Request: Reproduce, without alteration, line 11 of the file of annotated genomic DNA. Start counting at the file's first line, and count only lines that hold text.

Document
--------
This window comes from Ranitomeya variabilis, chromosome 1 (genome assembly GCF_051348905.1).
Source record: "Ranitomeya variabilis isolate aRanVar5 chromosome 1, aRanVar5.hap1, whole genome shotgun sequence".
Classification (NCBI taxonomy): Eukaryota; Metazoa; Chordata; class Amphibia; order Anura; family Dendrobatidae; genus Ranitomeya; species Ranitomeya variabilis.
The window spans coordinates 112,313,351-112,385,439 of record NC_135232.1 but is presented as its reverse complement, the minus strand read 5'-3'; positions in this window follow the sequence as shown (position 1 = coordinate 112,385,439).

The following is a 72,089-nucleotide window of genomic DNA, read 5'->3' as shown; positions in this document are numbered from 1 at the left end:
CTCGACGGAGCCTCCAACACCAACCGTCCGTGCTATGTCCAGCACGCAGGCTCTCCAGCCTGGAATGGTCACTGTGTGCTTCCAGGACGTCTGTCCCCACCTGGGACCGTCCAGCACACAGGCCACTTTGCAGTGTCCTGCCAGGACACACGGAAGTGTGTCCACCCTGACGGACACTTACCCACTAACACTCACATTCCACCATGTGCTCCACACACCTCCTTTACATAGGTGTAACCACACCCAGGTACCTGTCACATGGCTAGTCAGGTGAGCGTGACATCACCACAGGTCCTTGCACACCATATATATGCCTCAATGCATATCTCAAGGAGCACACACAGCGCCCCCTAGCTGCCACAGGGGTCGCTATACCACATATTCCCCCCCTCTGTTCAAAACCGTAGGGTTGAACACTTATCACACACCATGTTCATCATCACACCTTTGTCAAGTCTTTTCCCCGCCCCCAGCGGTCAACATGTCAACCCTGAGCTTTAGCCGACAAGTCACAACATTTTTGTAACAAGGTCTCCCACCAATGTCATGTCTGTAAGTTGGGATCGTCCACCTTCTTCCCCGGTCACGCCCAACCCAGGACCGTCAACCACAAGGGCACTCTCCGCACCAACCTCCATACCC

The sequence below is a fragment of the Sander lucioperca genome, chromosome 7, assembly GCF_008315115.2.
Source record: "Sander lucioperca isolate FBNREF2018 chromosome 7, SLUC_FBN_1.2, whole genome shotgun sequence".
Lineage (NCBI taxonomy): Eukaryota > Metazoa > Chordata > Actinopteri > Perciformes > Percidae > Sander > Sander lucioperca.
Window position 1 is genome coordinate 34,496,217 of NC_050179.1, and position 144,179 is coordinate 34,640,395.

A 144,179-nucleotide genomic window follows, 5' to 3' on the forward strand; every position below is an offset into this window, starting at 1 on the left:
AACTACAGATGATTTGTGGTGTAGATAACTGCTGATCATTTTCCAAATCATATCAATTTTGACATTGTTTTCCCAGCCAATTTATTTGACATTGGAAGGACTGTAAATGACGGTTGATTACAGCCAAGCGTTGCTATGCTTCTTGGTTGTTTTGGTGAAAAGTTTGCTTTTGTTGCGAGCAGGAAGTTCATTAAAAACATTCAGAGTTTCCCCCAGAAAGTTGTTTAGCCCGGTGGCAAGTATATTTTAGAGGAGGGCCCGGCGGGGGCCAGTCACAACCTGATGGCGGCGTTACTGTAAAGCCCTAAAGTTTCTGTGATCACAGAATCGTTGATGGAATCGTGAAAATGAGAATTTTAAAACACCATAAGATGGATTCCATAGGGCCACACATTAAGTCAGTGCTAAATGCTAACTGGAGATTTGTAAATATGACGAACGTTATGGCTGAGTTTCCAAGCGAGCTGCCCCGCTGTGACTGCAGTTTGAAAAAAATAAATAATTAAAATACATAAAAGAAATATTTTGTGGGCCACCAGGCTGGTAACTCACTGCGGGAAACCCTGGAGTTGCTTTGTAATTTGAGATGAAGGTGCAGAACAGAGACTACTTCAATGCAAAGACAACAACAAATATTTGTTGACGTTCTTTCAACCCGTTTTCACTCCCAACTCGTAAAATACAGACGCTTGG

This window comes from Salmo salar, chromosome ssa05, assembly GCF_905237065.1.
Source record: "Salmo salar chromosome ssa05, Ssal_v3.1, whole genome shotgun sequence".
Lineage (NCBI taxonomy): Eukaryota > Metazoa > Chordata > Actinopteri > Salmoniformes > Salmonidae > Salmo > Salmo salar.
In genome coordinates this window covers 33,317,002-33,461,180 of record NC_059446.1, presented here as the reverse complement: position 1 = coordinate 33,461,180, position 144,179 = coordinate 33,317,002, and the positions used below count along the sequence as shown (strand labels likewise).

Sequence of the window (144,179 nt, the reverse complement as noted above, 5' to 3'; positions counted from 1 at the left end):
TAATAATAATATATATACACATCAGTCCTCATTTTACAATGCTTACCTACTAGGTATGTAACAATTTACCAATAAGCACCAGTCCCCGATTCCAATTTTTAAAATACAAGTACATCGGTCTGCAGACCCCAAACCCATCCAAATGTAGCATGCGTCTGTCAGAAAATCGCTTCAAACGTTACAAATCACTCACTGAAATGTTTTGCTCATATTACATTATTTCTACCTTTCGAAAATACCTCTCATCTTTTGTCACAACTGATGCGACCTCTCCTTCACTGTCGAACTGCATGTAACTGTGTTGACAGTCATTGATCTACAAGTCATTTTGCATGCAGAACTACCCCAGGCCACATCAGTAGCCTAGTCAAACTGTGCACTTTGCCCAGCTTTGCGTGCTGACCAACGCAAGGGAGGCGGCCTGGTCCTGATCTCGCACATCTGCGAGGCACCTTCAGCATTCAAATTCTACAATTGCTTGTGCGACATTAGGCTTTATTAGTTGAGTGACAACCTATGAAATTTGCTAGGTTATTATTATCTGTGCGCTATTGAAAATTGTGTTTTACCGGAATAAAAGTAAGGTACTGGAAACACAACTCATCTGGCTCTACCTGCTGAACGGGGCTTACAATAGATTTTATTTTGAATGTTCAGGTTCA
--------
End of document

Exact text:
A 144,179-nucleotide genomic window follows, 5' to 3' on the forward strand; every position below is an offset into this window, starting at 1 on the left: